Cary man ordered to pay restitution in shaken baby case
WOODSTOCK – Rachel Greve sat, hands cupping her pregnant belly, next to her husband, James, in a McHenry County courtroom on Friday.
Silent tears fell as the McHenry couple watched the restitution hearing before McHenry County Judge Sharon Prather. The Greves would be receiving $8,230 from the man they once trusted to care for their young daughter, Tegan.
Alvin Santiago, 30, had pleaded guilty to shaking baby Tegan, who was 3 months old at the time, with so much force that her injuries required surgery.
The judge ordered that Santiago – previously sentenced to 9 years in prison for aggravated battery of a child – give the Greves the remaining bond money posted on his behalf.
"Nobody wins in this, it isn't about the money," James Greve said outside the courtroom.
Now nearly 2 years old, Tegan still hasn't taken taken her first steps and requires physical therapy and seizure medication. She loves to color.
Santiago was caring for five infants at the time of the August 2012 incident. A former teacher and volunteer, Santiago had no prior criminal history and offered a tearful apology at an earlier sentencing hearing.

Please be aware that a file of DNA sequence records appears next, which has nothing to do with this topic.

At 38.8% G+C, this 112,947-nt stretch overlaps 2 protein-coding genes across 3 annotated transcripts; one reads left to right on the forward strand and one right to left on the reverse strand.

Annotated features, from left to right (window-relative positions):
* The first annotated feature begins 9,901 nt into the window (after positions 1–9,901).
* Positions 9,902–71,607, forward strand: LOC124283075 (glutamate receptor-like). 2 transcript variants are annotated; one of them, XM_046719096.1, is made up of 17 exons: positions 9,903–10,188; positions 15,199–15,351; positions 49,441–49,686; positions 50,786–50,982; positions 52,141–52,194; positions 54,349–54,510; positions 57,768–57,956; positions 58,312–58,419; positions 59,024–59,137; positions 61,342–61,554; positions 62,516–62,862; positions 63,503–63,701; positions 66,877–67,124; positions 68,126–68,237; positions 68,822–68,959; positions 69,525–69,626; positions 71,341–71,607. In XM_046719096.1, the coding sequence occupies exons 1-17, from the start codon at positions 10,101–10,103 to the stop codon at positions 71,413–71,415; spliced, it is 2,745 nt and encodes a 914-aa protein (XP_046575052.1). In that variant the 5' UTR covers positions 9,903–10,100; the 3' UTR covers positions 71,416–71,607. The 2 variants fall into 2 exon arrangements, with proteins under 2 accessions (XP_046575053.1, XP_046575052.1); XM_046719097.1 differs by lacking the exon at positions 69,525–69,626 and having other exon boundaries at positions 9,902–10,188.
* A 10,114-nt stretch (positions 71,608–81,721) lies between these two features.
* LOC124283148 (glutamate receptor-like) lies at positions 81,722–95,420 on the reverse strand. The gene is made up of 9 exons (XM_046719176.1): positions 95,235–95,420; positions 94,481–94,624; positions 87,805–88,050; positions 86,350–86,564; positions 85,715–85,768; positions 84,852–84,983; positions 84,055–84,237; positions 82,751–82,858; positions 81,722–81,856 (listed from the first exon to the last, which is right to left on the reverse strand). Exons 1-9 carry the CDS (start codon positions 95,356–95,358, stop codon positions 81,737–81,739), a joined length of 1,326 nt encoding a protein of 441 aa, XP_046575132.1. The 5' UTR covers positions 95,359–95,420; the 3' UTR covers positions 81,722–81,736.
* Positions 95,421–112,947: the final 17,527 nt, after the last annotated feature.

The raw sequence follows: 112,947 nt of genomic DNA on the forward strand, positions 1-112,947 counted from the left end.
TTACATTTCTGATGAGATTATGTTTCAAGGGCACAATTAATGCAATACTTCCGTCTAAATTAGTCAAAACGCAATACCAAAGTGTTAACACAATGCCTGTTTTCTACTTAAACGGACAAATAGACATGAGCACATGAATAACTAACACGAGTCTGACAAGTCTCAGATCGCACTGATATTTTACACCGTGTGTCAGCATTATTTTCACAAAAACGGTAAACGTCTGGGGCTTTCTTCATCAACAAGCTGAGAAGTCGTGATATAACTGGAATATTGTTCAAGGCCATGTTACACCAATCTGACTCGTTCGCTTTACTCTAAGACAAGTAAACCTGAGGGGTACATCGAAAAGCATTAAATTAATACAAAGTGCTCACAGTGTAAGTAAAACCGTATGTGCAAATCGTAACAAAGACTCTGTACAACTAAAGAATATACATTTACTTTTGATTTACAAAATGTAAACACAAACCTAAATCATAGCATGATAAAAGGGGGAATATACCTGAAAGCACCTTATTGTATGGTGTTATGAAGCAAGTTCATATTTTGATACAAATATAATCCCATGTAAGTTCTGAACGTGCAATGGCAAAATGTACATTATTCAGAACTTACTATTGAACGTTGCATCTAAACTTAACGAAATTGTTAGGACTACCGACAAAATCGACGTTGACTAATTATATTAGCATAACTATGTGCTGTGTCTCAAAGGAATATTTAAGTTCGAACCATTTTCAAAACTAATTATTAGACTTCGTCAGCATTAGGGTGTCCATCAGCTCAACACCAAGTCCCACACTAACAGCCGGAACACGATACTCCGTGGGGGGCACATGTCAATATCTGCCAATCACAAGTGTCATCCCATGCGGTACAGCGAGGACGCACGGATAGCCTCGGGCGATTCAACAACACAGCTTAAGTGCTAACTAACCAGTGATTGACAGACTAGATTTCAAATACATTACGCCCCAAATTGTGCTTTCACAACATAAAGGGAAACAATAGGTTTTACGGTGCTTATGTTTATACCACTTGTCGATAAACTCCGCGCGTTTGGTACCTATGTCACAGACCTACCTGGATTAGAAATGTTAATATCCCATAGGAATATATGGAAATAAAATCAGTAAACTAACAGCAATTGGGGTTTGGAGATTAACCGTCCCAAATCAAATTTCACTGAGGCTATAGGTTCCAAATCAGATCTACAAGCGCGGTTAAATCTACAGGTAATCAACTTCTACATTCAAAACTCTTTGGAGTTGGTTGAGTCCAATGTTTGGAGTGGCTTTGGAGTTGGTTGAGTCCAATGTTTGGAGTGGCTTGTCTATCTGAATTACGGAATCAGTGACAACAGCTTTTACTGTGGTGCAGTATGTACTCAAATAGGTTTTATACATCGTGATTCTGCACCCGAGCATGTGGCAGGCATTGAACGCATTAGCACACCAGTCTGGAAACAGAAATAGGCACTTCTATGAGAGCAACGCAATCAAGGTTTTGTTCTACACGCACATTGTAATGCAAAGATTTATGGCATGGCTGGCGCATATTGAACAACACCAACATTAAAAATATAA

“It took me forever to accept the truth that I was capable of hurting a child and lying about it,” he said. “I do not want that to be the only truth about me.”
After he shook her, Tegan's lethargy started to worry her parents, but doctors found no outward signs of anything wrong. A month later, she was again in Santiago's care when she lost consciousness and stopped breathing.
Santiago stood by as police questioned her parents and ultimately removed the child from their custody. For two months, he didn't speak up, James Greve said.
"I've forgiven him for what he's done, it's what he didn't do after that I'll never forgive," he said.
Rachel is pregnant with the couple's second child, due in May.
"I'm completely terrified to hold a young baby," James said.
Santiago was not present at the hearing and is in custody in the Department of Corrections. With day-for-day credit, he likely will be released in four years.